Goodreads helps you keep track of books you want to read.
Start by marking “Characters, Emotion & Viewpoint: Techniques and Exercises for Crafting Dynamic Characters and Effective Viewpoints” as Want to Read:
Characters, Emotion & Viewpoint: Techniques and Exercises for Crafting Dynamic Characters and Effective Viewpoints
Enlarge cover
Rate this book
Clear rating
Open Preview

Characters, Emotion & Viewpoint: Techniques and Exercises for Crafting Dynamic Characters and Effective Viewpoints

(Write Great Fiction)

4.03  ·  Rating details ·  1,895 ratings  ·  172 reviews
Create Complex Characters

How do you create a main character readers won't forget? How do you write a book in multiple-third-person point of view without confusing your readers (or yourself)? How do you plant essential information about a character's past into a story?

Write Great Fiction: Characters, Emotion & Viewpoint by award-winning author Nancy Kress answers all of
Paperback, First Edition, 232 pages
Published March 15th 2005 by Writer's Digest Books
More Details... Edit Details

Friend Reviews

To see what your friends thought of this book, please sign up.

Community Reviews

Showing 1-30
Average rating 4.03  · 
Rating details
 ·  1,895 ratings  ·  172 reviews

More filters
Sort order
Start your review of Characters, Emotion & Viewpoint: Techniques and Exercises for Crafting Dynamic Characters and Effective Viewpoints
Apr 30, 2013 rated it really liked it  ·  review of another edition
Recommends it for: writers, especially head-hopping melodramatic writers
Eventually, reading books about how to write is just another way to put off writing. I've said before that I think I've exhausted what I can gain from such books, not because I'm now the best writer I can be (I'm not, or at least I hope I'm not) but because you have to learn by doing, not by reading about it.

That said, I begin to distinguish between writing advice books aimed at "beginning," "intermediate," and "advanced" writers. Though the latter is hypothetical - an "advanced" writer would
Jun 17, 2017 rated it really liked it
At first this book seemed like a regurgitation of basic things I already knew. But I hung in there and learned a lot. I'd advise any aspiring author to do the same.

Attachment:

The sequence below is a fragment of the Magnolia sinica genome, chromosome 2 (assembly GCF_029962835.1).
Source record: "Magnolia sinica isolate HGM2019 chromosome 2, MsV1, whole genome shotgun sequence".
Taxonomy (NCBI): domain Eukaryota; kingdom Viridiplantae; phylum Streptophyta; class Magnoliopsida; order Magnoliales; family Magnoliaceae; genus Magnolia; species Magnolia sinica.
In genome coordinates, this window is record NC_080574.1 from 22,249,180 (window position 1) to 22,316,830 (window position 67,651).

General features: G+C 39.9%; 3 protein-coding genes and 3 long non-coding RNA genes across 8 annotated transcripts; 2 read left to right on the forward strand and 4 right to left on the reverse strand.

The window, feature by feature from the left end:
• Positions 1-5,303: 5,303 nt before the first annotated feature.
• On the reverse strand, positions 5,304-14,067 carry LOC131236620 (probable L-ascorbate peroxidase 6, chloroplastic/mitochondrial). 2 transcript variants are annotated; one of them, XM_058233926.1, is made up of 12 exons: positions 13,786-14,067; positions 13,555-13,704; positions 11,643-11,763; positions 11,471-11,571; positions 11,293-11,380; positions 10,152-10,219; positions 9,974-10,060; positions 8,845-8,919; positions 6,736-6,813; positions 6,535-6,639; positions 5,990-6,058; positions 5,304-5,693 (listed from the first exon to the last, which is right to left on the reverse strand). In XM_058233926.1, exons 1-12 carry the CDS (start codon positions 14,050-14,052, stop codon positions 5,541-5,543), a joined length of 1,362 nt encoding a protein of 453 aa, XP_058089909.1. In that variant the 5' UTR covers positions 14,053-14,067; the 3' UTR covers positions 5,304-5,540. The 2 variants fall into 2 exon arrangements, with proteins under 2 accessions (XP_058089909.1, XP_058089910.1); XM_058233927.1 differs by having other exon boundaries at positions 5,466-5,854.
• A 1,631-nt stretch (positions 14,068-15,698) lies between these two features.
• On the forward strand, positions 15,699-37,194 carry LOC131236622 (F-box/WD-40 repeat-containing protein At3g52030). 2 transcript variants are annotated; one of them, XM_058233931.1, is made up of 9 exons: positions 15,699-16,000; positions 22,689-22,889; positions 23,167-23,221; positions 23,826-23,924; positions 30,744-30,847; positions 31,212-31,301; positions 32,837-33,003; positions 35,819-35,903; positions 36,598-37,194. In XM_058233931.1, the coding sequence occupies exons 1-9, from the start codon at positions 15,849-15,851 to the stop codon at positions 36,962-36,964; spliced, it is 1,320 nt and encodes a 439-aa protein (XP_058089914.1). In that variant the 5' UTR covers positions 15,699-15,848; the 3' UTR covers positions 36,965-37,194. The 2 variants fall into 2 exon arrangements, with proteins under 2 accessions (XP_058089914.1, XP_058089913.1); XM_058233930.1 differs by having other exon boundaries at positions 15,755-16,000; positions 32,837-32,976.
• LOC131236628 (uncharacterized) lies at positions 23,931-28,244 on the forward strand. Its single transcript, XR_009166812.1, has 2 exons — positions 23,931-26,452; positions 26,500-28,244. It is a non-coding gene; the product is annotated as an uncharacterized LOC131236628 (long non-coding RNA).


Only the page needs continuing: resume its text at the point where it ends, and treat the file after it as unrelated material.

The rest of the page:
Max Mulholland
Jul 12, 2019 rated it it was amazing
An outstanding collection of explanations, examples, & exercises to improve your writing by focusing on character development. I've learned a lot from this book and I am busy applying it to my own writing. I highly recommend it to new and emerging writers. This book will be staying on my reference shelf-or more likely, open on my desk-for some time to come.
Joy Pixley
Mar 13, 2016 rated it it was amazing
I found this book to be very useful at helping me work through some issues with the characters in my novel. The relatively narrow focus means Kress can delve deeply into each of the issues she covers. The first seven chapters are about deciding and showing who your characters are, including how their outer presentation might not match their inner thoughts, and how they might (or might not) change over the course of the book. I appreciated the level of detail here. I thought I had a pretty good ...more
Colin Smith
Jan 03, 2013 rated it really liked it
As the title says, this is a craft book for writers giving helpful guidance on creating believable characters, using emotion effectively and in a way that helps build character and add to the story, and choosing the correct point of view for your story. Nancy Kress is a published author of both fiction and non-fiction.

The more craft books I read, the less often I find anything really new to offer in terms of tips and advice. Usually it's the same information in different dress. Sometimes I find
Mary Catelli
Sep 19, 2013 rated it really liked it
Shelves: how-to-write
A how-to-write book. Covering exactly the topics described in the title.